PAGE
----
What is gallbladder disease?
Gallbladder disease includes inflammation, infection, stones or blockage of the gallbladder. The gallbladder is located under the liver and it stores bile produced in the liver which aids in the digestion of fat. Types of gallbladder disease include:
Cholecystitis - inflammation of the gallbladder
Chronic acalculous gallbladder disease
Gangrene or abscesses
Growths of tissue in the gallbladder
Congenital defects of the gallbladder
Tumors of the gallbladder and bile ducts
The most common symptom of gallbladder disease is intermittent pain called biliary colic. Usually, a patient experiences a pain in the upper right abdomen near the rib cage, which can spread to the upper back. Some patients with biliary colic experience pain behind the breastbone, and nausea or vomiting may occur.
Some people with symptomatic gallstones develop inflammation in the gallbladder which occurs when the duct is blocked. The symptoms are similar to those of biliary colic but are more persistent and severe. They include pain in the upper right abdomen that is severe and constant and may last for days. Pain frequently increases when drawing a breath. About a third of patients have fever and chills, and may experience nausea and vomiting.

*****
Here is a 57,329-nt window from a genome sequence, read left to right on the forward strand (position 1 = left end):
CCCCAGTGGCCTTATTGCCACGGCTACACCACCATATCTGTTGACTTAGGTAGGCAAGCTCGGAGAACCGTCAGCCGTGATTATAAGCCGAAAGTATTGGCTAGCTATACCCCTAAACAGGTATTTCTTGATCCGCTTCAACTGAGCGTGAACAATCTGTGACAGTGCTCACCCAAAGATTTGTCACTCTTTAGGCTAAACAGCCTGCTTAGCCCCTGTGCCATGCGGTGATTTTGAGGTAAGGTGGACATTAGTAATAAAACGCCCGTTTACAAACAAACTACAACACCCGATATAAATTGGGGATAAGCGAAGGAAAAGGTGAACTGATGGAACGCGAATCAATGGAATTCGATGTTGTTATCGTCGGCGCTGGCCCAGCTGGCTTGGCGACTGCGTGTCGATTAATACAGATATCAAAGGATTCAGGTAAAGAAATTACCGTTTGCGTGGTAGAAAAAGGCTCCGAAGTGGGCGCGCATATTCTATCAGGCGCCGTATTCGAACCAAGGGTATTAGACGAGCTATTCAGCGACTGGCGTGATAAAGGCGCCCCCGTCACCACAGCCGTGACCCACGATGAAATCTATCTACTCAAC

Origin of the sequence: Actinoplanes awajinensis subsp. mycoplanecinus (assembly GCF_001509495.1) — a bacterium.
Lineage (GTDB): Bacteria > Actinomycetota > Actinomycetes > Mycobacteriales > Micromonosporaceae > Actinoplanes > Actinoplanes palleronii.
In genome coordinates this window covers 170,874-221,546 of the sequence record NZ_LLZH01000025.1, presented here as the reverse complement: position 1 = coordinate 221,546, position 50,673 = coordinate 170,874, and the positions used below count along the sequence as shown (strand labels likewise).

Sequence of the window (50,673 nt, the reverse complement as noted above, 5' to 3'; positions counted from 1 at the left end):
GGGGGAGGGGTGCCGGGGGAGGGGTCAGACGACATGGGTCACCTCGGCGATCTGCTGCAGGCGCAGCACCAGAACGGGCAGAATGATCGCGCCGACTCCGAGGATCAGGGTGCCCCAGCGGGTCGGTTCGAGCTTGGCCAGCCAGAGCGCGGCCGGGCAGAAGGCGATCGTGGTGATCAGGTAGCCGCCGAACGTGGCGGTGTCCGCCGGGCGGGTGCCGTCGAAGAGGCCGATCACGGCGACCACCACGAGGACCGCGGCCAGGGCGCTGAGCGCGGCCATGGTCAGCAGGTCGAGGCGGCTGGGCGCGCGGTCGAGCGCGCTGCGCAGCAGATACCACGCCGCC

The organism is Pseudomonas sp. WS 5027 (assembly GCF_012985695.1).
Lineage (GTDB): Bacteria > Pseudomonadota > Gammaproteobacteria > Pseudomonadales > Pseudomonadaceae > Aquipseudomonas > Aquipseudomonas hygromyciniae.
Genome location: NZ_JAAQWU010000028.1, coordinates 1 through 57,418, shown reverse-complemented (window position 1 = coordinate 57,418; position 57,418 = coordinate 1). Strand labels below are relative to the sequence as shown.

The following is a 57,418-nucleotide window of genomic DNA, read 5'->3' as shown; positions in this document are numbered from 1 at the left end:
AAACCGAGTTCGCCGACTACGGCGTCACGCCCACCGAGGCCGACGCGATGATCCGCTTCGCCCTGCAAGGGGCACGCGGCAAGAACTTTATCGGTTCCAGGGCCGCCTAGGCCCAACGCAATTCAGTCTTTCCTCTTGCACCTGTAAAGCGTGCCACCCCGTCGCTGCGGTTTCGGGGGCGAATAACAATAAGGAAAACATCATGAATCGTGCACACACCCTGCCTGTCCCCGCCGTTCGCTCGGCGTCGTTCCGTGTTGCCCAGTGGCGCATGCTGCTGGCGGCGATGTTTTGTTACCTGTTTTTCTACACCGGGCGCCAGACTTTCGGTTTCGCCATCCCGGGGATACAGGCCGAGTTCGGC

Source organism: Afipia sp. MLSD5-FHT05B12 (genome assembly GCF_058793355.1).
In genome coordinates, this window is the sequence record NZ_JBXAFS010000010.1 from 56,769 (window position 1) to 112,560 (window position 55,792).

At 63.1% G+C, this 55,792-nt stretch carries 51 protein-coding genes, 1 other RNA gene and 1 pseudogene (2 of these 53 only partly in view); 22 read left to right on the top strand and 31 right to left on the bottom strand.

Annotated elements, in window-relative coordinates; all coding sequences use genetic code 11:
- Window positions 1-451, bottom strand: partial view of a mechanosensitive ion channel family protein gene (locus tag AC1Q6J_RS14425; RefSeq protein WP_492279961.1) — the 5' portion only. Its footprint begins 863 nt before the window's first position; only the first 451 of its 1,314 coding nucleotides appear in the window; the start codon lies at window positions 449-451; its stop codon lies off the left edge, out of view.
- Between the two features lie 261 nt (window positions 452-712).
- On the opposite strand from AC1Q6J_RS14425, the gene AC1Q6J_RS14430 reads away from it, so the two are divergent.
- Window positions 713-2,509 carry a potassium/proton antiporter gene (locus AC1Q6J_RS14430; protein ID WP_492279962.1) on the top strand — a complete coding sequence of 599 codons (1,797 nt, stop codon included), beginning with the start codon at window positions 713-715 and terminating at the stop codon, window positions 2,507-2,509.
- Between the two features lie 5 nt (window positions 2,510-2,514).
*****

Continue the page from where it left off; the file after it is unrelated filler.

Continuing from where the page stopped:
Chronic gallbladder disease involves gallstones and mild inflammation. In such cases, the gallbladder may become scarred. Symptoms of chronic gallbladder disease include complaints of gas, nausea and abdominal discomfort after meals and chronic diarrhea.
Stones lodged in the common bile duct can cause symptoms that are similar to those produced by stones that lodge in the gallbladder, but they may also cause:
Dark urine, lighter stools or both
Rapid heartbeat and abrupt blood pressure drop
Fever, chills, nausea and vomiting, with severe pain in the upper right abdomen
Ultrasound and other imaging techniques
Surgery may be warranted to remove the gallbladder if the patient has gallstones or the gallbladder is not functioning normally. Most of the time this can be performed laparoscopically (through small incisions) as an outpatient procedure.